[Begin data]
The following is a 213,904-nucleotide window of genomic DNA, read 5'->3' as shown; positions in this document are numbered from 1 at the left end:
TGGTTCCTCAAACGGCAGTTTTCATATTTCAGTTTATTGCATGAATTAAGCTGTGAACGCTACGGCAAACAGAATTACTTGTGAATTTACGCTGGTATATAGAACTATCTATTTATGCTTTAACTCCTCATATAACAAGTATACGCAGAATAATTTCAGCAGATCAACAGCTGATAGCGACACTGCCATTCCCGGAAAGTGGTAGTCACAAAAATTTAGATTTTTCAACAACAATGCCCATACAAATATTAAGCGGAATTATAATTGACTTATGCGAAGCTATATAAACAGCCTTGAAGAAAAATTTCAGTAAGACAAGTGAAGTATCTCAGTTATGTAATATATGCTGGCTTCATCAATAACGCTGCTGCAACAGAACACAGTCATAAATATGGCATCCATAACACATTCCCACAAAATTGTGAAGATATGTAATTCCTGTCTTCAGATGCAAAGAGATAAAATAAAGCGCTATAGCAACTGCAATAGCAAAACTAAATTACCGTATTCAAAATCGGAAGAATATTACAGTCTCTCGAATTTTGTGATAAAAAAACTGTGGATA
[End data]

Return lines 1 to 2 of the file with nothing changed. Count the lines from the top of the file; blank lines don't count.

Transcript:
The following is a 213,904-nucleotide window of genomic DNA, read 5'->3' as shown; positions in this document are numbered from 1 at the left end:
TGGTTCCTCAAACGGCAGTTTTCATATTTCAGTTTATTGCATGAATTAAGCTGTGAACGCTACGGCAAACAGAATTACTTGTGAATTTACGCTGGTATATAGAACTATCTATTTATGCTTTAACTCCTCATATAACAAGTATACGCAGAATAATTTCAGCAGATCAACAGCTGATAGCGACACTGCCATTCCCGGAAAGTGGTAGTCACAAAAATTTAGATTTTTCAACAACAATGCCCATACAAATATTAAGCGGAATTATAATTGACTTATGCGAAGCTATATAAACAGCCTTGAAGAAAAATTTCAGTAAGACAAGTGAAGTATCTCAGTTATGTAATATATGCTGGCTTCATCAATAACGCTGCTGCAACAGAACACAGTCATAAATATGGCATCCATAACACATTCCCACAAAATTGTGAAGATATGTAATTCCTGTCTTCAGATGCAAAGAGATAAAATAAAGCGCTATAGCAACTGCAATAGCAAAACTAAATTACCGTATTCAAAATCGGAAGAATATTACAGTCTCTCGAATTTTGTGATAAAAAAACTGTGGATA